The Tennessee Vols‘ playoff hopes are officially dead after losing to the South Carolina Gamecocks on Saturday night.
For most of the week, the talk around Tennessee centered on whether or not the Vols deserve to be in the top four of the College Football Playoff rankings over TCU.
It turns out that worrying about beating South Carolina should’ve been the bigger concern.
Tennessee’s inexplicable loss to the Gamecocks essentially eliminated the Vols from the playoff.
There’s one reason why Tennessee lost on Saturday night — the defense was absolutely atrocious.
And that wasn’t a talent problem, it was a scheme problem.
For almost the entire night, Tennessee played soft coverages and tried to keep everything in front of them.
That led to numerous situations where the Vols had South Carolina in third and medium or third and long only to see the Gamecocks convert and get the first down.
Despite seeing this repeatedly, Tennessee defensive coordinator Tim Banks never adjusted his approach. South Carolina kept doing the same thing, and the Vols kept letting them.
If this was a game against Georgia or Alabama, you could use the talent excuse. But that excuse won’t fly against South Carolina. And that’s not meant as an insult to the Gamecocks’ players — the fact is that Alabama and Georgia (and even LSU) have way more talent than South Carolina.
I mean, this Vols team beat South Carolina 45-20 last season. Tennessee has obviously improved this season, yet they laid a total egg on Saturday night against the Gamecocks.
And it falls on Banks.
I’ve defended Banks and his “bend but don’t break” approach for most of the season. I’ve understood that he’s had to adjust his approach because of the Vols’ personnel.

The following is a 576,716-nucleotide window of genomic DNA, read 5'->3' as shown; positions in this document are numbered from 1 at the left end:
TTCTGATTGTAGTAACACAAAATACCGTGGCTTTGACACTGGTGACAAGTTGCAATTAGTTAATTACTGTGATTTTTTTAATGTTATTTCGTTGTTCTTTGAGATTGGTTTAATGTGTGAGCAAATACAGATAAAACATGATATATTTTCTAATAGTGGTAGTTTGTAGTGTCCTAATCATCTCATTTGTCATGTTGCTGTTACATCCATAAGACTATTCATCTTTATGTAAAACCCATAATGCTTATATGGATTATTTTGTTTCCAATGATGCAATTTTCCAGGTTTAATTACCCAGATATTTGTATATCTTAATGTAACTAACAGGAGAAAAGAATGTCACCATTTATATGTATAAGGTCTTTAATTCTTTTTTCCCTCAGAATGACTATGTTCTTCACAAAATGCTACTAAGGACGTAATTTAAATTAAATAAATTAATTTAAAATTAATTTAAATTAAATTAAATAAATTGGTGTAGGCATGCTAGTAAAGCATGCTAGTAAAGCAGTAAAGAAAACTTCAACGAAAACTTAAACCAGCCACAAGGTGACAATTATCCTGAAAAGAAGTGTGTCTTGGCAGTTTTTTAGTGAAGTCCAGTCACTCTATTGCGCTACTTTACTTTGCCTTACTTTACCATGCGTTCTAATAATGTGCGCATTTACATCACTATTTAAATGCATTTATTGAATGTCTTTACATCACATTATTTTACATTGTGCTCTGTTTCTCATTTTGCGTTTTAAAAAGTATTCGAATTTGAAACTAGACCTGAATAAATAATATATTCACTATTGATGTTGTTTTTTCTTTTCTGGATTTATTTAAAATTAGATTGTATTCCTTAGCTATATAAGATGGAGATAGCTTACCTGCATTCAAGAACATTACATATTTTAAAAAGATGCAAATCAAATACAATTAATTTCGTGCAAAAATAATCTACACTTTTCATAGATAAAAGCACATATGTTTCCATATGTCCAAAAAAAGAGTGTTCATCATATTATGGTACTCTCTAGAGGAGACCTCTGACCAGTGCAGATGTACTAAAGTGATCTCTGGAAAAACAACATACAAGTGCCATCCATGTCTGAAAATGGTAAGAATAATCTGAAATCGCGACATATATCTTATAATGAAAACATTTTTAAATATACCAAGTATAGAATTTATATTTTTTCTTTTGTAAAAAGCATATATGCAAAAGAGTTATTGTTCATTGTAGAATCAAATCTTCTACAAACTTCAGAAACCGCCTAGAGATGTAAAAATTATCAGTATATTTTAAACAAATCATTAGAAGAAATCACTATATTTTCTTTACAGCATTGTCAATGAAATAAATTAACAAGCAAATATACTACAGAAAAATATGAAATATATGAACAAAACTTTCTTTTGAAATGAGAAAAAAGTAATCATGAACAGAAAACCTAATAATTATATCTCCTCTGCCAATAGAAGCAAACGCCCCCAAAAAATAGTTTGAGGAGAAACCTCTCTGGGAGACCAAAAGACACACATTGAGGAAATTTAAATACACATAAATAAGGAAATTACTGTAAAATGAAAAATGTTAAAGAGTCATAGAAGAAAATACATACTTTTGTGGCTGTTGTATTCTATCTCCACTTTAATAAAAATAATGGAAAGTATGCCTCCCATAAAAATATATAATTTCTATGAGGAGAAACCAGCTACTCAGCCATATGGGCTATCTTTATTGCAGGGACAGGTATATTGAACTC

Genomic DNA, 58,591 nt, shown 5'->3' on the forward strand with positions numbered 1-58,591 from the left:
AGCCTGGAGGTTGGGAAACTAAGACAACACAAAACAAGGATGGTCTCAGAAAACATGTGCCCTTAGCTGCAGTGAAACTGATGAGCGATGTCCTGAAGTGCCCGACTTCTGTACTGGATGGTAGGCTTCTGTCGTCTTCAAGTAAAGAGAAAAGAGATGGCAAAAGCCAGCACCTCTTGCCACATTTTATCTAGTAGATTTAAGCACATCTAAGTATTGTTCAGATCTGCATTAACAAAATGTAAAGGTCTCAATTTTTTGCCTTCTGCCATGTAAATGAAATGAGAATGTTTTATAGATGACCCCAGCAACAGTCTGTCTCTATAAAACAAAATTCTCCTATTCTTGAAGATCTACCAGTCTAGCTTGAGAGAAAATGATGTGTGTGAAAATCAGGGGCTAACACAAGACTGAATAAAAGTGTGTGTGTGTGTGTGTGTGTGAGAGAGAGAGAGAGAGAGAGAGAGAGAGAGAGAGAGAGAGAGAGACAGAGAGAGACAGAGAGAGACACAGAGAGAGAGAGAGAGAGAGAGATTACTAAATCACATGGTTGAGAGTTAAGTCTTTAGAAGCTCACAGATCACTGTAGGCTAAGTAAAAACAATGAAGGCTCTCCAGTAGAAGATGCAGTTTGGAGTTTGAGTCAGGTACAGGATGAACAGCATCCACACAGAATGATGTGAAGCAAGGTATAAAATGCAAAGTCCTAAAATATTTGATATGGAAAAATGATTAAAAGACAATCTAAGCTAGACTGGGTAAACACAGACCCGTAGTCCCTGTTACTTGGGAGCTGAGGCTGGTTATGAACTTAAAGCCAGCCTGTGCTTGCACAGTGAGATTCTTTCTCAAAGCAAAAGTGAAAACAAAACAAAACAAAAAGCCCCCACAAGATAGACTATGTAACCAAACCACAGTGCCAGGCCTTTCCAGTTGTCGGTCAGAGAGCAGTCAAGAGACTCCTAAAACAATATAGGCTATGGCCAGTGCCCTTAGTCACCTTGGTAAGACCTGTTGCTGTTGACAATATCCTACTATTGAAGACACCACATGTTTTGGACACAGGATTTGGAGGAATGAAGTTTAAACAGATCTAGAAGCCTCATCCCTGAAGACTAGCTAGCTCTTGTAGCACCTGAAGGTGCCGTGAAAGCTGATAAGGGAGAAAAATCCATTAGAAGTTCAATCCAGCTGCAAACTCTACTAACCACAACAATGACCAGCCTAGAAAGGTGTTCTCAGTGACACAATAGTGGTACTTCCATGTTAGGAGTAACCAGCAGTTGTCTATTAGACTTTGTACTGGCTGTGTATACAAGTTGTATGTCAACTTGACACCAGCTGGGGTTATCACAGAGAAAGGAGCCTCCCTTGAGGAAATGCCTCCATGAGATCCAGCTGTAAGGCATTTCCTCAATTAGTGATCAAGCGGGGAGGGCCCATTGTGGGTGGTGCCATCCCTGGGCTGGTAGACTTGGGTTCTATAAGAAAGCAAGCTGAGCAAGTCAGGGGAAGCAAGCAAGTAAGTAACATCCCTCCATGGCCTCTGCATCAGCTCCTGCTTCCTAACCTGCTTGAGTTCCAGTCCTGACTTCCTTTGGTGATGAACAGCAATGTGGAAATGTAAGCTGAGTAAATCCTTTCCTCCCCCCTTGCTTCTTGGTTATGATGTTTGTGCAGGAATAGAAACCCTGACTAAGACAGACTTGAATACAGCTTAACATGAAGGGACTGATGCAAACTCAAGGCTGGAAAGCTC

But there was no excuse for what happened on Saturday night in Columbia. South Carolina was coming off a game in which they scored six points against a not-very-good Florida team. And yet Tennessee let them score 25 points more than they had in any other SEC game this season.
That’s not something the No. 5 team in the nation should let happen — especially against an unranked team.
We’ve seen these types of performances get defensive coordinators fired before (like Kevin Steele at Clemson in 2011 after giving up 70 to West Virginia).
Simply put, the Vols have to make a change at defensive coordinator after this season. Banks just isn’t it. He showed on Saturday against South Carolina that he’s not an SEC defensive coordinator. He didn’t do a good job against Alabama, LSU made self-inflicted mistakes, and Kentucky had a bad game plan.
Against South Carolina, Banks faced a middle-of-the-road SEC offense and got boat raced. There’s no excuse for it (even though linebacker Jeremy Banks was out, there’s still no excuse).
The good news is that Tennessee, which had trouble hiring a defensive coordinator in early 2021 (they heard several “nos”), shouldn’t have any issues finding an elite option after this season. The Vols, despite the loss to South Carolina, are still heading in the right direction. And they’re ahead of schedule.
But if they want to stay ahead of schedule, Josh Heupel has to make a change at defensive coordinator.
Featured image via Jeff Blake-USA TODAY Sports